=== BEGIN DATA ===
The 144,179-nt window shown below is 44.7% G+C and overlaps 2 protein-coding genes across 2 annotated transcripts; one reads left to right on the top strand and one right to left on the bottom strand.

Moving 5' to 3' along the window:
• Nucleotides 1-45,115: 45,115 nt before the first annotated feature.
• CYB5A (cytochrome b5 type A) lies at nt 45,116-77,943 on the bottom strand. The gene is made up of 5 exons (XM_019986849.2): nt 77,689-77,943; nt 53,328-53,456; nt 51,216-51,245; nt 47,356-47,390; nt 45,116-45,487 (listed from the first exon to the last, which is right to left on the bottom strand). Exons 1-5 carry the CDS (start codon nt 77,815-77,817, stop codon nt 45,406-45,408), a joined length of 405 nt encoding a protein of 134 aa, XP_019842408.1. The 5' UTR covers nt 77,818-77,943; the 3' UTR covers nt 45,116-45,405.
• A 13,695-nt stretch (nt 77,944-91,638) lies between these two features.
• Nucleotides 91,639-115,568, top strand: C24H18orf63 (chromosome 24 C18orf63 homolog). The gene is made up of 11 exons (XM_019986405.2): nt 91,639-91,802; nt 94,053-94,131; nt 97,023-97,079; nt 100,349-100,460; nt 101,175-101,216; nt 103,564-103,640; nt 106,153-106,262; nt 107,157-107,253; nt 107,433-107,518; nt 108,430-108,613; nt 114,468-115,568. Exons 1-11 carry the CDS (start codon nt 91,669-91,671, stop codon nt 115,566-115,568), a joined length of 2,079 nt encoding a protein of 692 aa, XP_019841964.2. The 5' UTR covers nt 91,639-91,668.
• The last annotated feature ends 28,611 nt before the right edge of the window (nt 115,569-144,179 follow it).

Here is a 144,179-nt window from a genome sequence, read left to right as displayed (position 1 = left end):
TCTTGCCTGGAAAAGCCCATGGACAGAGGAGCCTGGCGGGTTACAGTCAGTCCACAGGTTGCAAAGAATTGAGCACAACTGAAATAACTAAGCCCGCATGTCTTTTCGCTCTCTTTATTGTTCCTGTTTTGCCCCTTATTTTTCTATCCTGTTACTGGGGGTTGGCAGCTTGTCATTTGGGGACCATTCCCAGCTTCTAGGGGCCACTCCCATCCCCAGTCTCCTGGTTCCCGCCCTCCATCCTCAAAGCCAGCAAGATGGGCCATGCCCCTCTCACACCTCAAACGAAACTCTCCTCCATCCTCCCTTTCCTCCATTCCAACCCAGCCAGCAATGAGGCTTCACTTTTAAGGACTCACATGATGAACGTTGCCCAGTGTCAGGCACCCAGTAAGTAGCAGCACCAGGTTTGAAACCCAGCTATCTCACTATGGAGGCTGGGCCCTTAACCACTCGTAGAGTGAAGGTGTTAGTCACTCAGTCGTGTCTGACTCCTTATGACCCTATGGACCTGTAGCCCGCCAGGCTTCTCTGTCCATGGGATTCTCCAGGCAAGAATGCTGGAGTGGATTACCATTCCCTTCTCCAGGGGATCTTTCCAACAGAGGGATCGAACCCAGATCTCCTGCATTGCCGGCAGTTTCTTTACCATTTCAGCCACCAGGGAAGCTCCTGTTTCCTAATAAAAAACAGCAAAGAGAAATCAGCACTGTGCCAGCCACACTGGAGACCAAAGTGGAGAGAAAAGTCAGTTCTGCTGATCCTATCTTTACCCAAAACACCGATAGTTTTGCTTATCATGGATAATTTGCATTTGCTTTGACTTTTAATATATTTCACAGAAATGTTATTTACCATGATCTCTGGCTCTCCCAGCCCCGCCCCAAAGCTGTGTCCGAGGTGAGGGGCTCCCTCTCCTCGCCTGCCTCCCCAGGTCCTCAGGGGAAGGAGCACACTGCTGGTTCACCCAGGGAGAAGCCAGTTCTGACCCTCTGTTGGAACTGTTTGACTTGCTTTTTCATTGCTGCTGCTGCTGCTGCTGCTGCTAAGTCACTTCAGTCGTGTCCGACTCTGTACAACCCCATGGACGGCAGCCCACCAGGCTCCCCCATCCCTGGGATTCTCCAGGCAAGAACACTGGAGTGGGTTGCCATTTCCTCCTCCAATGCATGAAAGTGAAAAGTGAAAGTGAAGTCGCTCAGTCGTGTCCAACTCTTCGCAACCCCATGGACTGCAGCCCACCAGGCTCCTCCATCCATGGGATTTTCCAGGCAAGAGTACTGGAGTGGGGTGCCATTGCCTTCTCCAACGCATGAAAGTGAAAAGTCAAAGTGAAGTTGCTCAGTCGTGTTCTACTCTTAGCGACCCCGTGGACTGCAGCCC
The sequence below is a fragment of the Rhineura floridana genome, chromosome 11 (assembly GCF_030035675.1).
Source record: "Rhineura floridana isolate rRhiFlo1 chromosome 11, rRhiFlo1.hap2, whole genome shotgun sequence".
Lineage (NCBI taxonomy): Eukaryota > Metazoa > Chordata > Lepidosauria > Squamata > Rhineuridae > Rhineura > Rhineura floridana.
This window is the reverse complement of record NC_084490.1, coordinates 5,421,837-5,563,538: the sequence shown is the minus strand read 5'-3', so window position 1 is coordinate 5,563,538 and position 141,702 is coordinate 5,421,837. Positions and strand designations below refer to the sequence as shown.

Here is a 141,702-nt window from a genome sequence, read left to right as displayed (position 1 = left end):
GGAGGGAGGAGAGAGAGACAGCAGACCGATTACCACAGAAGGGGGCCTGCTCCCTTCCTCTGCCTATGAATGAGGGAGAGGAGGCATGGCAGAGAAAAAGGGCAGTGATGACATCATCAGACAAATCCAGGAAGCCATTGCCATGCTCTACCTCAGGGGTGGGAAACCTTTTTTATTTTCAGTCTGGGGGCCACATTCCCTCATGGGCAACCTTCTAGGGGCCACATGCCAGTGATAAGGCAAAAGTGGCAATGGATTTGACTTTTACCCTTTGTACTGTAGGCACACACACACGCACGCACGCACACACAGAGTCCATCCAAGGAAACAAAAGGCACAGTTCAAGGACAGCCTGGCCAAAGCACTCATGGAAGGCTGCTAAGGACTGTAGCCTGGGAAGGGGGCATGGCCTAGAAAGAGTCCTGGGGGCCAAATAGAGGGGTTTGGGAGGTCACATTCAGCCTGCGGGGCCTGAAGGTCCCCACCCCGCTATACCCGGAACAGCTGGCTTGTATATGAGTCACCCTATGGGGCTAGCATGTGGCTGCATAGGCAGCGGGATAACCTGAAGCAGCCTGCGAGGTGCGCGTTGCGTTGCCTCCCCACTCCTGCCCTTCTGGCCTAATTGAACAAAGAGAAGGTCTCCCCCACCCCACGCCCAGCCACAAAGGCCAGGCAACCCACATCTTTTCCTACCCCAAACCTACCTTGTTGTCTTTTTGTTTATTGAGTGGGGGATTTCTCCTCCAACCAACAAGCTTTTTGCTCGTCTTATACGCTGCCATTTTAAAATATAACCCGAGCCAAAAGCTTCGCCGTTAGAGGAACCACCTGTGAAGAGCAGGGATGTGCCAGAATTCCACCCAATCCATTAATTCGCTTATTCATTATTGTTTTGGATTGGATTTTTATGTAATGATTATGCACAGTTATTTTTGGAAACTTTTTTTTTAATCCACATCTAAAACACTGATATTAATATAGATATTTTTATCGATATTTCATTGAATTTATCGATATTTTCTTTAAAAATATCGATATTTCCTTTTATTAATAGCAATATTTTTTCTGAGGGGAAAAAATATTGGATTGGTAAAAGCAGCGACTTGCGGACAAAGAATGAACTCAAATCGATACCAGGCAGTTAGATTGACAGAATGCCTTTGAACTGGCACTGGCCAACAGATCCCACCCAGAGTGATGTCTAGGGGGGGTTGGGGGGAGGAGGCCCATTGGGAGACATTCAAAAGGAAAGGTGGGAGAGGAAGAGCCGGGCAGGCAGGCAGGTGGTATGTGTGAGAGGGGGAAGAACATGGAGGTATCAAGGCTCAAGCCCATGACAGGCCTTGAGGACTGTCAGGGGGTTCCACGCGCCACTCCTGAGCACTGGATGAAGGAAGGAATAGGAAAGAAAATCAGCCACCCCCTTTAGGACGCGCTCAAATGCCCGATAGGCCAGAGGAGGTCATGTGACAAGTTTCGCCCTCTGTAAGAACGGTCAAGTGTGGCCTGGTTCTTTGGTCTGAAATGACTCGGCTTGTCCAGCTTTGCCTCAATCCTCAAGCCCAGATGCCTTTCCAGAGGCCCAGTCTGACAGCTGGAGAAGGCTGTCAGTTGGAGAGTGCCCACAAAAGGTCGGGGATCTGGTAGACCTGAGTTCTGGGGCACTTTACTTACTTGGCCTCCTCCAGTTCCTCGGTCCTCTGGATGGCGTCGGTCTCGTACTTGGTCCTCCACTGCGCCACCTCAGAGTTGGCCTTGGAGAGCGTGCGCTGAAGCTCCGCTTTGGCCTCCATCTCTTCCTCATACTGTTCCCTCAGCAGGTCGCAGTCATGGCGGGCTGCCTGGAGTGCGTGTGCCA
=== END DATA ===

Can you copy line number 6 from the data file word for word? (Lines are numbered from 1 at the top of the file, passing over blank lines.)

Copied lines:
• Nucleotides 91,639-115,568, top strand: C24H18orf63 (chromosome 24 C18orf63 homolog). The gene is made up of 11 exons (XM_019986405.2): nt 91,639-91,802; nt 94,053-94,131; nt 97,023-97,079; nt 100,349-100,460; nt 101,175-101,216; nt 103,564-103,640; nt 106,153-106,262; nt 107,157-107,253; nt 107,433-107,518; nt 108,430-108,613; nt 114,468-115,568. Exons 1-11 carry the CDS (start codon nt 91,669-91,671, stop codon nt 115,566-115,568), a joined length of 2,079 nt encoding a protein of 692 aa, XP_019841964.2. The 5' UTR covers nt 91,639-91,668.